In view of the current situation, many companies are considering work from home as a more viable option than actual working in the office premises, thereby shifting the workplace from office to home.

Since the definition of workplace under the Act, itself envisages the concept of notional extension, and the same has also been supported by various judicial precedents as elaborated above, it can be said that any act of sexual harassment effected virtually in a home working space can be included in the notional definition of a workplace'.

It is needless to say that whether a complaint by an employee working from home falls within the purview of sexual harassment as per the Act shall necessarily be determined considering the facts and circumstances of each case, keeping in mind the dynamic scope of workplace'.

Q. What are the non - physical acts that constitute sexual harassment in the virtual workplace?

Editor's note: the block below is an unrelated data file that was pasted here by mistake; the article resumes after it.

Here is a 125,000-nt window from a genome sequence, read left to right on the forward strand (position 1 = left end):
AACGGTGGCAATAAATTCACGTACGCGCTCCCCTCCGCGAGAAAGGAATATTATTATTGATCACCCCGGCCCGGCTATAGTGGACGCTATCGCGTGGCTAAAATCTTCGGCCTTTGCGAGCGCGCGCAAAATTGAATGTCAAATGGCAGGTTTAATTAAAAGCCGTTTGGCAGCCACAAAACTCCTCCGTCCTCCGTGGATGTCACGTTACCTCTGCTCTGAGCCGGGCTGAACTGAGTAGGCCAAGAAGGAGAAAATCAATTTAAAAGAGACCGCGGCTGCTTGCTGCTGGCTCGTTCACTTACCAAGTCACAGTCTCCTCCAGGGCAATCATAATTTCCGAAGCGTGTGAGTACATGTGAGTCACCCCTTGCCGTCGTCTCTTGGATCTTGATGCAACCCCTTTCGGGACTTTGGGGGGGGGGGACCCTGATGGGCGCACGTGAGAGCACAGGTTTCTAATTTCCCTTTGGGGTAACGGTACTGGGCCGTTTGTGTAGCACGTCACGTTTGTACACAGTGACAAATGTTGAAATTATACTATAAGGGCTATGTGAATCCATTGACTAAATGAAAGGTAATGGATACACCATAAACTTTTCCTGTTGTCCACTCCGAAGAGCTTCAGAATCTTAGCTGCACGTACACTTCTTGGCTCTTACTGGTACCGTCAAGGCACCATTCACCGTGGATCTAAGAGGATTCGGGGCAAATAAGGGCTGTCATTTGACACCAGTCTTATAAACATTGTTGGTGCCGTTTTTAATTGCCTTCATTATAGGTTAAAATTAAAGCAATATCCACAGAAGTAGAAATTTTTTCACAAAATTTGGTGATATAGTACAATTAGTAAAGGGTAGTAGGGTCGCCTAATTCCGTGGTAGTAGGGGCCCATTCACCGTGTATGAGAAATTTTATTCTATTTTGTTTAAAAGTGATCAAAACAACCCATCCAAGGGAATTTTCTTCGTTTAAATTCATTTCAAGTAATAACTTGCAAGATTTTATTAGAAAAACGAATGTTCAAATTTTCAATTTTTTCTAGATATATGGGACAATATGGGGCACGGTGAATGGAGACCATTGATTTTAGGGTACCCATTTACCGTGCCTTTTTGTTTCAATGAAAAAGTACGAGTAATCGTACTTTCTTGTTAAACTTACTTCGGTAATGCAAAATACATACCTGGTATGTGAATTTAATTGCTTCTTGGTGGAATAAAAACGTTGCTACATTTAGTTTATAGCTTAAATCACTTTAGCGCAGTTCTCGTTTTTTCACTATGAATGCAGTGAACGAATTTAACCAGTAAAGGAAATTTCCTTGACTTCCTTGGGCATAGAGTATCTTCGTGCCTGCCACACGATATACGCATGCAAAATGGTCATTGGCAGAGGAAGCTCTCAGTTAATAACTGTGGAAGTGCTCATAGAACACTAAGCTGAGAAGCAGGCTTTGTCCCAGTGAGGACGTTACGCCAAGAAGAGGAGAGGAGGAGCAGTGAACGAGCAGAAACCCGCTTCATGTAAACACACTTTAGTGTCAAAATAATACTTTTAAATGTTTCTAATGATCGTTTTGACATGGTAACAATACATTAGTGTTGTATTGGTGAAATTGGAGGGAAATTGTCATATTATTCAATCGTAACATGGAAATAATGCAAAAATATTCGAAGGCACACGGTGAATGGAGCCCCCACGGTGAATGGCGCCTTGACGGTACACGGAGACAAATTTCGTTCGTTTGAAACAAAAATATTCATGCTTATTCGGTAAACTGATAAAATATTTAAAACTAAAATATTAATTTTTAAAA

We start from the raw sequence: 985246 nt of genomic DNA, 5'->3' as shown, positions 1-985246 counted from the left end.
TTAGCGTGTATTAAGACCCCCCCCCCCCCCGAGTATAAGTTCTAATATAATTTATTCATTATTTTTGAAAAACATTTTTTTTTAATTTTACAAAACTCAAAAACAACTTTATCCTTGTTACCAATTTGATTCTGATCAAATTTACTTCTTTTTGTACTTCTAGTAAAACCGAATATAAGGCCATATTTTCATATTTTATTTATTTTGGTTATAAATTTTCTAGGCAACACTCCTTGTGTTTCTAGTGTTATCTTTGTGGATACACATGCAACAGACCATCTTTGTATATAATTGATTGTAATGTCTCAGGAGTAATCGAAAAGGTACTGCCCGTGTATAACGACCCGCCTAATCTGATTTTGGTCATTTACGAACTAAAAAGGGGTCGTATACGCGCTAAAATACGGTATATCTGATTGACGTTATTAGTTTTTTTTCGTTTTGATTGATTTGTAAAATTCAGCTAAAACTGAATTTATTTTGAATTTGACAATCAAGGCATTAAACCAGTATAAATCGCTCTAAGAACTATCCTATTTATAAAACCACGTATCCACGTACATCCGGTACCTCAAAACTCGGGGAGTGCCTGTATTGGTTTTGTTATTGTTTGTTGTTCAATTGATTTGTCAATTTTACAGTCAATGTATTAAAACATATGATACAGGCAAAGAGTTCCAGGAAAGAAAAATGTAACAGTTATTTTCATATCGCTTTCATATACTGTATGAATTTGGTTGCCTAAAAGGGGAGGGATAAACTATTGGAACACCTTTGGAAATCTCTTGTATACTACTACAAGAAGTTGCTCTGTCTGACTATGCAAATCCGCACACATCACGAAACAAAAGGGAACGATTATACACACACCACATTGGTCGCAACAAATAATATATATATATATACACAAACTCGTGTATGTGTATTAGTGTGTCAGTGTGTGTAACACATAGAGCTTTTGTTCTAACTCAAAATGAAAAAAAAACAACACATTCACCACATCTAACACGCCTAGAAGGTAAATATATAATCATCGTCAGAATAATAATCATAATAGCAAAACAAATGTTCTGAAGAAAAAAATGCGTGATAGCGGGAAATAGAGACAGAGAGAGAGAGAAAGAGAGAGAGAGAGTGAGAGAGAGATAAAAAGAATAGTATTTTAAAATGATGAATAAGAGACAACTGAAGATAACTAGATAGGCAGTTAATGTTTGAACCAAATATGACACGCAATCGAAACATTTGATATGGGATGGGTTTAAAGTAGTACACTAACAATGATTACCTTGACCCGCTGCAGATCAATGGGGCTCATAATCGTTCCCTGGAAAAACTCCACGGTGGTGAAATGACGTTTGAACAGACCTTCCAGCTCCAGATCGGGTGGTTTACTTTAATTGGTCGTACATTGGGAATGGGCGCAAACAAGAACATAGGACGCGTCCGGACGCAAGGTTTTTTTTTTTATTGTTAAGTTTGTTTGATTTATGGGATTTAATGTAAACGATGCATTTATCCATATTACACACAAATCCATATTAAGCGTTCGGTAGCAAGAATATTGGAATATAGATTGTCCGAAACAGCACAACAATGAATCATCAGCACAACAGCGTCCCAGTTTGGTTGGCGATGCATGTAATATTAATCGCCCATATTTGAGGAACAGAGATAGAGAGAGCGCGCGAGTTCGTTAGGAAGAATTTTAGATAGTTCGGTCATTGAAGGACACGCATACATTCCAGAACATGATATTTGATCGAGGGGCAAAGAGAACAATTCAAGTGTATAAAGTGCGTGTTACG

The physical distance between the employees has become insignificant with the aid of collaborative applications such as Microsoft Teams, Google Meet, Zoom, Skype etc., and working from home without any physical barrier has now become a reality.

However, in certain cases shifting of workplace from office premises to one's home has also resulted in shifting of harassment to home. The pandemic has created an overwhelming sense of job insecurity in the minds of the people and they don't want to risk their jobs at any cost. As a result, employees considering themselves at a disadvantaged position in the workplace have unwillingly become a prey to sexual harassment.